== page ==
It is noon, and the Indianapolis City Market is filled with people grabbing lunch. I spot a sign that says, “Catacomb tour this way,” which points me up a staircase toward the Indiana Landmarks booth. There, I meet up with guide Craig Barker and a small group of masked tour-goers.
Barker begins the tour by reviewing the history of the City Market building. The group is mindful to stay six feet apart while taking turns peering at the historic photos that Barker holds up during his presentation.
After a short walk, we appear at the entrance to the catacombs and descend into the darkness.
Barker points out trip hazards on the floor with his flashlight as we trek along the brick arches of the underground maze. He details the history and construction of the catacombs, along with the many ways the space has been used over the years.
Though it is known that the space was once used for storage and may have been utilized by market vendors, Barker said no one is certain what items were kept here in the catacomb’s early days.
“We really don’t know, because things like that are not documented,” Barker said. “Does anybody write down what they put in their basement?”
Though the catacombs still hold many secrets, quite a few of them are uncovered during the tour, including how the place earned its spooky name.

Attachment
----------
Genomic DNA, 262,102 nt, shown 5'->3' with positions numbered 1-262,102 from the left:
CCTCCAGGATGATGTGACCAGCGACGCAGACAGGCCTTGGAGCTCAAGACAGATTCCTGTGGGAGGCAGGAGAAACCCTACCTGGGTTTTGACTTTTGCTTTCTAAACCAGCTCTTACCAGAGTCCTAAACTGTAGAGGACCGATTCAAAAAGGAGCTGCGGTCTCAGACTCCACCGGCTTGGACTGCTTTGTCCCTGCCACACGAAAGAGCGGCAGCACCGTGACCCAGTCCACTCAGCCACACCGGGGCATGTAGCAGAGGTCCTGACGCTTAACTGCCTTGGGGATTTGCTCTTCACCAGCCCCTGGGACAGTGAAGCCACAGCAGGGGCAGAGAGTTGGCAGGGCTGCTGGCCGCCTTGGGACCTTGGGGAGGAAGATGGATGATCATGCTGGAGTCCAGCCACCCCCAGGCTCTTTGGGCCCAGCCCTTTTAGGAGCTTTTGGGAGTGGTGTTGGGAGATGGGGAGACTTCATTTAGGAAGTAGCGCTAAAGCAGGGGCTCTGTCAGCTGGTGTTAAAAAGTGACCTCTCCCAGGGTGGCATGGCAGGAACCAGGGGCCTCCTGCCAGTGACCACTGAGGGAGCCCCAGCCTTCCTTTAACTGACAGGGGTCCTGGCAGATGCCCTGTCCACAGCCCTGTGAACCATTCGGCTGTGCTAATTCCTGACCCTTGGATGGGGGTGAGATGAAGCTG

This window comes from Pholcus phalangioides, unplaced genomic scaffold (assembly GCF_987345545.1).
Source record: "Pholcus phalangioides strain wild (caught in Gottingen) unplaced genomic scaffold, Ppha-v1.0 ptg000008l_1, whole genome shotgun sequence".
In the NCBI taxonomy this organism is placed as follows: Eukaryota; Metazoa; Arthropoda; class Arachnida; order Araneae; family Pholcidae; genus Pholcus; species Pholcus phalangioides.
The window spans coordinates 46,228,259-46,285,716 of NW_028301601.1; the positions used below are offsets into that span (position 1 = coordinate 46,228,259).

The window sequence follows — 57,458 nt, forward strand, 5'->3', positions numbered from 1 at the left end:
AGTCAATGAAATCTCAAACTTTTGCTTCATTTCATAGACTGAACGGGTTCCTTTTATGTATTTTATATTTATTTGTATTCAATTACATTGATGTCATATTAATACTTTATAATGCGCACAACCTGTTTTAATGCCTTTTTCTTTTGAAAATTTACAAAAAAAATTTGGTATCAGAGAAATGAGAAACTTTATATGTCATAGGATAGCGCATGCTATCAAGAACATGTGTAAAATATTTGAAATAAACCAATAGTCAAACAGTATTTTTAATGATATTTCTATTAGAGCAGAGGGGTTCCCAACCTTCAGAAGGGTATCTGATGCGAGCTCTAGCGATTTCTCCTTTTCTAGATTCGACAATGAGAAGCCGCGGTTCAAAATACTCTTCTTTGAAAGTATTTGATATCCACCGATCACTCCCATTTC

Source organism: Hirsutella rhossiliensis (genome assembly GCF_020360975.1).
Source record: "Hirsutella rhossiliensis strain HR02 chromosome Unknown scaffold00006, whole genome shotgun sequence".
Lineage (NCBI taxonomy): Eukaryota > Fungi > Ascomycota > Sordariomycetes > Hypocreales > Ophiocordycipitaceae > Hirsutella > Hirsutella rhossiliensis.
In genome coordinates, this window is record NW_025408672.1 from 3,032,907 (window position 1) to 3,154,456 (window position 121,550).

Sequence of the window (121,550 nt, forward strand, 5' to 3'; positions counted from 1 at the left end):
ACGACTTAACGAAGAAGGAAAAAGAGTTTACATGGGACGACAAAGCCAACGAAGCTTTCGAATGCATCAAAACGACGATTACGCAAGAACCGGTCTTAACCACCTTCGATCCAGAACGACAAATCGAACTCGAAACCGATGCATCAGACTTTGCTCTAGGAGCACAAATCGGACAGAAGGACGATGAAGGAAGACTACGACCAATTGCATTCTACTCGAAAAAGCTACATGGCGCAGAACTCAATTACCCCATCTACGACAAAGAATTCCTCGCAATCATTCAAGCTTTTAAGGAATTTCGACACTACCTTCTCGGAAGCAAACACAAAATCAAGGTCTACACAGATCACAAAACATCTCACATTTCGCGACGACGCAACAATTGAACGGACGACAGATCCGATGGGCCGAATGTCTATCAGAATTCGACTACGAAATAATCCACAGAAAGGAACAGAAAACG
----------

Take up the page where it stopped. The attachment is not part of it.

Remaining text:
“There are no bodies down here…at least that we know of,” Barker said.
He explains that in the 1970s, there was a proposal to put a restaurant called “The Catacombs” here. Though the restaurant never came to be due to “code issues,” Barker said the name persisted.
This is the second pandemic that the catacombs have weathered, as the structure was built prior to the Spanish influenza outbreak in 1918.
Kasey Zronek, the Director of Volunteers and Heritage Experiences for Indiana Landmarks, said the catacombs and attached building were utilized in the past for emergencies that included a major Indianapolis flood and a severe winter.
There is no indication, however, that the catacombs served a special purpose in 1918.
“We have not found any record of it being used to combat influenza during the last pandemic,” Zronek said.
During the tour, Barker made reference to one emergency use of the catacombs. The “mayor’s pajama party” took place in 1911-1912, when the mayor of Indianapolis allowed locals to shelter in the catacombs during a bitterly cold winter.
The Indianapolis City Market manages the catacombs and partners with Indiana Landmarks to offer tours to the public, Zronek said. The catacombs can be rented from the City Market for events.
According to Zronek, to combat the ongoing pandemic, Indiana Landmarks is continuing to keep visitors safe by adhering to all public health guidelines. Tour capacities are limited to 10 people, surfaces are sanitized between tours, and face coverings are required. Tour availability can be found here.